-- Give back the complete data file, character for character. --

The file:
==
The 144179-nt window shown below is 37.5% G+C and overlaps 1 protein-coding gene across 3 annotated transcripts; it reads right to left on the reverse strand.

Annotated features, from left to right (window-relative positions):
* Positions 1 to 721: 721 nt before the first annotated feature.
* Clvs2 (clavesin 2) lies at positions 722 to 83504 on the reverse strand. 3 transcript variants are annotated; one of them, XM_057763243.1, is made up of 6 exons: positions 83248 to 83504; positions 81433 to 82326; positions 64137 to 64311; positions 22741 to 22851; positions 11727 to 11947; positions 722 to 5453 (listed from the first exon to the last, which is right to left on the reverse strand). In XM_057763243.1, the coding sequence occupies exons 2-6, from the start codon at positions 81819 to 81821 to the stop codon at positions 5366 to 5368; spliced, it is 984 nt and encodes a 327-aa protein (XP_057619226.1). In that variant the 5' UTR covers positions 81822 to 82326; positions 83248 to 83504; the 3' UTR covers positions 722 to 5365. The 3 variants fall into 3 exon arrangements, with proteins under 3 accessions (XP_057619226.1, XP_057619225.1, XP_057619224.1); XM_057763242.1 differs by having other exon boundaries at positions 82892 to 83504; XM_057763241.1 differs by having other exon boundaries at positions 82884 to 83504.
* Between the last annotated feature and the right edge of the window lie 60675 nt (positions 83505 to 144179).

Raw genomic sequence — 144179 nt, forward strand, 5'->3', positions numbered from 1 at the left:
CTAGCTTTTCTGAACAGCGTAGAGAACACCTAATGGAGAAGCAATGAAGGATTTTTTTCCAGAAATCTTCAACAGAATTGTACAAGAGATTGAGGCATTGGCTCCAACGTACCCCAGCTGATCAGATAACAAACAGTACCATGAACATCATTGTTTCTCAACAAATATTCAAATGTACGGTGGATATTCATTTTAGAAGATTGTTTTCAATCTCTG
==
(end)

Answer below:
The 144179-nt window shown below is 37.5% G+C and overlaps 1 protein-coding gene across 3 annotated transcripts; it reads right to left on the reverse strand.

Annotated features, from left to right (window-relative positions):
* Positions 1 to 721: 721 nt before the first annotated feature.
* Clvs2 (clavesin 2) lies at positions 722 to 83504 on the reverse strand. 3 transcript variants are annotated; one of them, XM_057763243.1, is made up of 6 exons: positions 83248 to 83504; positions 81433 to 82326; positions 64137 to 64311; positions 22741 to 22851; positions 11727 to 11947; positions 722 to 5453 (listed from the first exon to the last, which is right to left on the reverse strand). In XM_057763243.1, the coding sequence occupies exons 2-6, from the start codon at positions 81819 to 81821 to the stop codon at positions 5366 to 5368; spliced, it is 984 nt and encodes a 327-aa protein (XP_057619226.1). In that variant the 5' UTR covers positions 81822 to 82326; positions 83248 to 83504; the 3' UTR covers positions 722 to 5365. The 3 variants fall into 3 exon arrangements, with proteins under 3 accessions (XP_057619226.1, XP_057619225.1, XP_057619224.1); XM_057763242.1 differs by having other exon boundaries at positions 82892 to 83504; XM_057763241.1 differs by having other exon boundaries at positions 82884 to 83504.
* Between the last annotated feature and the right edge of the window lie 60675 nt (positions 83505 to 144179).

Raw genomic sequence — 144179 nt, forward strand, 5'->3', positions numbered from 1 at the left:
CTAGCTTTTCTGAACAGCGTAGAGAACACCTAATGGAGAAGCAATGAAGGATTTTTTTCCAGAAATCTTCAACAGAATTGTACAAGAGATTGAGGCATTGGCTCCAACGTACCCCAGCTGATCAGATAACAAACAGTACCATGAACATCATTGTTTCTCAACAAATATTCAAATGTACGGTGGATATTCATTTTAGAAGATTGTTTTCAATCTCTG